Swim in a smaller pond
Hubby and I recently attended the local chili cook-off, an annual event that brings out the crowds as well as the businesses and politicians hoping to appeal to them. Local architect, business owner and former city councilman Terry Miller was one of the folks manning the ticket table, and familiar chit-chat ensued as we bought our tickets. He knew me, but didn’t know how. He thought perhaps we were friends on Facebook (we weren’t), but really it’s that the area we live in is just a small-town kind of place.
Yes, there are some 30K+ people in the city — Douglasville — and 100K more in the surrounding county, and yes, we are included in a metro area (Atlanta) that’s supposed to be the ninth largest in the country. But if the rest of the country can be connected in the posited Six Degrees of Separation (or, of Kevin Bacon — if you prefer), here there would probably be one person separating you and any other random inhabitant.
Miller is a friend of a friend, and that may be how he was acquainted with me. I’ve also had a good bit of publicity recently (thanks, Chamber of Commerce!) so that may have helped. It’s not hard to figure out how I was familiar with him.
I’ve peeked through the windows of some of the buildings in the historic downtown area that his firm restored (nice work, BTW). He ran for Mayor of Douglasville. He spoke at hearings in favor of a ballot initiative I worked on. So, no surprise that I was fairly well acquainted with him. I told him that I knew him because he was “Douglasville Famous.” He reacted with mock indignation. At least, I thought it was mock…
More recently, I ran into him at a Chamber event. He mentioned telling a couple of other people about being labeled “Douglasville Famous.” Then I felt a little bad, and compelled to explain myself.
I asked him what happens when he Googles “Terry Miller.” He said basically everybody comes up except him. “What about when you search ‘Terry Miller Douglasville architect’?” His eyes lit up a bit.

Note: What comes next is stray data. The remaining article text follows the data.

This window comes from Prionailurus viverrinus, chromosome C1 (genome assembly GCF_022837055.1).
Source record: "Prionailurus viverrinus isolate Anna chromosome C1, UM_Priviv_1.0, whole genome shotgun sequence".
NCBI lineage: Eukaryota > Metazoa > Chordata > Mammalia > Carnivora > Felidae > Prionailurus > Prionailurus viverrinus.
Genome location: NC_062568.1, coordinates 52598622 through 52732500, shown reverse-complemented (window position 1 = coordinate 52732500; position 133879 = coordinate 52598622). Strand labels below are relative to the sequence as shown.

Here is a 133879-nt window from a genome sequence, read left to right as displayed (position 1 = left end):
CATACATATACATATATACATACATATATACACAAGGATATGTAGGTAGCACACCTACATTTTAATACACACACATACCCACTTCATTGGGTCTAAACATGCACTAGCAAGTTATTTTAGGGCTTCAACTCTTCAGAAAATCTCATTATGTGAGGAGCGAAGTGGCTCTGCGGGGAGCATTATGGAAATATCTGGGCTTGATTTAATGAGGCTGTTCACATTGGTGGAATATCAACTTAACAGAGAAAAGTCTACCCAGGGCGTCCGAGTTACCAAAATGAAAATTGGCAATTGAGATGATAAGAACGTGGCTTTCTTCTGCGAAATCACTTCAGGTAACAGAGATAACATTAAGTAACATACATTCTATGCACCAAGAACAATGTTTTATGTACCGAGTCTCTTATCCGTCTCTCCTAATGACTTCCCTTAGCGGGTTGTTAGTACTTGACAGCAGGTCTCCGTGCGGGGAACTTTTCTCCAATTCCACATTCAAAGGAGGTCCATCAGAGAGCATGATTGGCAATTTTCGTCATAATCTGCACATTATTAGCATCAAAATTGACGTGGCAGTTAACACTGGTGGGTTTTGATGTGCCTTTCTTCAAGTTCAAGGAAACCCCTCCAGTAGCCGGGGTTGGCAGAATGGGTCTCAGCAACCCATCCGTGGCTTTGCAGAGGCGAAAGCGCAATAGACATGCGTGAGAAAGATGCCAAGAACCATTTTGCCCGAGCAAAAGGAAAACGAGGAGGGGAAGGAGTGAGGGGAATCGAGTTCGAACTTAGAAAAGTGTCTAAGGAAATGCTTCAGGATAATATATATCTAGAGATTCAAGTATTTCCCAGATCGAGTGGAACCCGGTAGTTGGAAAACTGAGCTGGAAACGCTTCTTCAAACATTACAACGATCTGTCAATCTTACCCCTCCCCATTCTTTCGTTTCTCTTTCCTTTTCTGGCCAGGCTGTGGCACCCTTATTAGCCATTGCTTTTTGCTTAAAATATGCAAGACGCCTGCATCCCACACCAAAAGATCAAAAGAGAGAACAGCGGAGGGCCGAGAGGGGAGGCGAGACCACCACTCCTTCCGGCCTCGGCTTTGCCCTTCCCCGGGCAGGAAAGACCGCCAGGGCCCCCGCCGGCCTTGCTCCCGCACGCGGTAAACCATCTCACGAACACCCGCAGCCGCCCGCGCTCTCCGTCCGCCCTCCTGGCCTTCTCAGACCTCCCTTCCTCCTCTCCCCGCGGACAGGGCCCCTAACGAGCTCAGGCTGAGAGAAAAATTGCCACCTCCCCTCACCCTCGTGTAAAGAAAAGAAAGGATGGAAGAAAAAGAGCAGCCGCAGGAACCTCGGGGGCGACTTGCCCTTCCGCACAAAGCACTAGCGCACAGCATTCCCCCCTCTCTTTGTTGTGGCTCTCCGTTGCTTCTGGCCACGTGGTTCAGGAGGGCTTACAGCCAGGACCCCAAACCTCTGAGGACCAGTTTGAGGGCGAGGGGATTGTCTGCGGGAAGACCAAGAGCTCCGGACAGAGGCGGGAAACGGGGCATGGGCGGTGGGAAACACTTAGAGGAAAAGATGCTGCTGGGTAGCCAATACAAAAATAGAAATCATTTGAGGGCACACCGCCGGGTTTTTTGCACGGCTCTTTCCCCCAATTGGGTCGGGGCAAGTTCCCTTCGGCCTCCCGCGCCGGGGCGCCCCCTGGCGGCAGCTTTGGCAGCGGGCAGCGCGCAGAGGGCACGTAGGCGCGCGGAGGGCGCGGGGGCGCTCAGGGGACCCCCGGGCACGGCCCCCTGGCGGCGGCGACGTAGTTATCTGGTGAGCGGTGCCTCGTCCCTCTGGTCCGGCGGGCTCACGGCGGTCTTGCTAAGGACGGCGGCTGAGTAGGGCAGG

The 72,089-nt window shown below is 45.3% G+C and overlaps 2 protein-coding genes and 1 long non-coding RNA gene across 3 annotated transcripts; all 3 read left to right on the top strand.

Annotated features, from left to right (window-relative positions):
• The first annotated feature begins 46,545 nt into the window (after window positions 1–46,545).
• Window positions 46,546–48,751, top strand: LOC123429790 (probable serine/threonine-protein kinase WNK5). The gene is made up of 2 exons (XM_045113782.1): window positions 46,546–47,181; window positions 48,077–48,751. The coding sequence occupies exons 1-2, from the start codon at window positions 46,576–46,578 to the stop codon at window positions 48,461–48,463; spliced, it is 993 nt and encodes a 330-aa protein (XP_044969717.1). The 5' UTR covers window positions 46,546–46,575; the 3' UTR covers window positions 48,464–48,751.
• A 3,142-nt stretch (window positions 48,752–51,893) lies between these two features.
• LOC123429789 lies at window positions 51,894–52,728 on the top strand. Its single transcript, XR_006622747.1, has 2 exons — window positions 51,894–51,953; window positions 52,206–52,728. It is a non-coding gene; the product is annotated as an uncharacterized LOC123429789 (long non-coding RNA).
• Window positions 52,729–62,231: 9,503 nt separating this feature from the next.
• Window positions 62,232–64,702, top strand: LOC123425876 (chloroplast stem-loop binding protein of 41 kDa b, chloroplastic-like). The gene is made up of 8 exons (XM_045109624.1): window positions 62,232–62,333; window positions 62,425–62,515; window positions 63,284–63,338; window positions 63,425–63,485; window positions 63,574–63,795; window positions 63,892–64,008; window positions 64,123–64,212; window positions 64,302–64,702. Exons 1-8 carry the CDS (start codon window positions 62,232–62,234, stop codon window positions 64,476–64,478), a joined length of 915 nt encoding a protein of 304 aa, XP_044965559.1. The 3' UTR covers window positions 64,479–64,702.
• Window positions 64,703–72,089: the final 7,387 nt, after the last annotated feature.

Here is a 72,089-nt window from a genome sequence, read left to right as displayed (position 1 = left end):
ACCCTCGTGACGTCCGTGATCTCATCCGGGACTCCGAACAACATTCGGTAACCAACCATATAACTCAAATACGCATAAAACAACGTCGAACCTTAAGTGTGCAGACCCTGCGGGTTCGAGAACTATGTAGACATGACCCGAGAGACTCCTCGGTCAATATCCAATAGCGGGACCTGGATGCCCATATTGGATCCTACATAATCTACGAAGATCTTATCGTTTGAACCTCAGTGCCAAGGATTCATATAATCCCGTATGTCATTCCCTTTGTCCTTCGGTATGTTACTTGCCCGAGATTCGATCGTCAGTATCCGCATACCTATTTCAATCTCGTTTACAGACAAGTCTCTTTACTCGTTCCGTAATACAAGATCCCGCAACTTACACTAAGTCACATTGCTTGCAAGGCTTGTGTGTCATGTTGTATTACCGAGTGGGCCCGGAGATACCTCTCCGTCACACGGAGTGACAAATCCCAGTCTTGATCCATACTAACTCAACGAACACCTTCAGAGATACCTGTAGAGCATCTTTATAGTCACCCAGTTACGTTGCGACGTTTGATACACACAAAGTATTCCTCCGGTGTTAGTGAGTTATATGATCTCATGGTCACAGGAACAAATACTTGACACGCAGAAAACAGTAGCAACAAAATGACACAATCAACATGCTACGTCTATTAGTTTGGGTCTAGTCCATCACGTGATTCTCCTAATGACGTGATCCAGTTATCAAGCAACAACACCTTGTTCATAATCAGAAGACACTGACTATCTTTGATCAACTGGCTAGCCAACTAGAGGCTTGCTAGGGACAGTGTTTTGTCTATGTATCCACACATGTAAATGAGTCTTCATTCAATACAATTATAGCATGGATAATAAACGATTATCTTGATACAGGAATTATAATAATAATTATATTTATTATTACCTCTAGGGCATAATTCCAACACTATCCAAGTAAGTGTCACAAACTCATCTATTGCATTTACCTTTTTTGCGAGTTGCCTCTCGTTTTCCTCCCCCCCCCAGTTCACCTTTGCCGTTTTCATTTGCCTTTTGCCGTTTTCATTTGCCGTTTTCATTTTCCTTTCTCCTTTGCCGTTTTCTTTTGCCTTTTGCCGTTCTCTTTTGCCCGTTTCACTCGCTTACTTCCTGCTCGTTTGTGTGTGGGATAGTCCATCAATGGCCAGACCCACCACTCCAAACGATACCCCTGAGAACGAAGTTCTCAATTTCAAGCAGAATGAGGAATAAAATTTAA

See, it’s not that Miller shouldn’t be well known beyond Douglasville for his accomplishments. It’s that when he competes for attention with the masses — instead of people that care the most about what he does — his accomplishments drown in a sea of nationally-known Terry Millers.
How to be kind of a big deal
The principles behind being discovered and appreciated by prospective customers apply to something even more important than Google searches, going straight to the heart of your business.
If you’re competing in a broad market, think about what narrower aspect of it you do really, really well. The smaller this niche, the more likely you are to be able to dominate it and excel in it. Competing in a broad market — whether it’s a huge geographic area or a service or product provided by many others — can be deadly when you have a small-town marketing budget.
My husband’s business is in a highly specialized niche. One that, done wrong, can be at best costly and at worst deadly. He worked a lot harder to market himself in the beginning, but once word got out he really didn’t need to do much except keep satisfying customers. The rest of us should be so lucky.
Everyone’s a “web designer”
Personally, I struggle to define what I do. The term “web designer” is the one with which people are most familiar. But using that term lumps me in with a whole lot of people whose qualifications and services vary wildly from mine. Until I can figure out what words and phrases make sense to the small but growing businesses I want to serve, I’m not going to worry about acquiring Internet status. But I will need to continue meeting and talking to people so that eventually they might understand how I can help.
…here’s the real problem. Your prospects don’t know what you have to offer that is unique so they perceive that your business is pretty much like everyone else that says they do what you do. And that’s your real competitor.
I’m at my best when working closely with a business to figure out how I can help them be their best online. Website design is at the core, but it’s also about what systems I can put in place that might streamline their processes and save them time or money. That can’t even fit in the dreaded “elevator speech,” let alone Google search keywords. But it’s my niche. And I’m going to keep working at refining how I explain myself until I’m speaking the same language as the people who need me.
Now this you can do
Another passage from that same post linked above:
Here’s my belief. I don’t think that any two businesses, regardless of the products or services they offer, are the same. In that regard no one can offer what you offer, not exactly. No one can compete with what you do, not exactly.
If he’s right — and I believe he is — success is less about dominating the competition than it is about finding and communicating that small, sweet spot in your market — the one where you shine.
The painting shown in the image accompanying this post is entitled “First Wurm,” and was created by American artist Owl Jones. Jones is a fine art painter and mixed media artist. A native Georgian, Jones lives and paints in the foothills of the Blue Ridge Mountains. To see more of Owl Jones’ work or get in touch with him, visit and Like his Facebook page.
Originally published at www.thesimplerweb.com on November 13, 2015.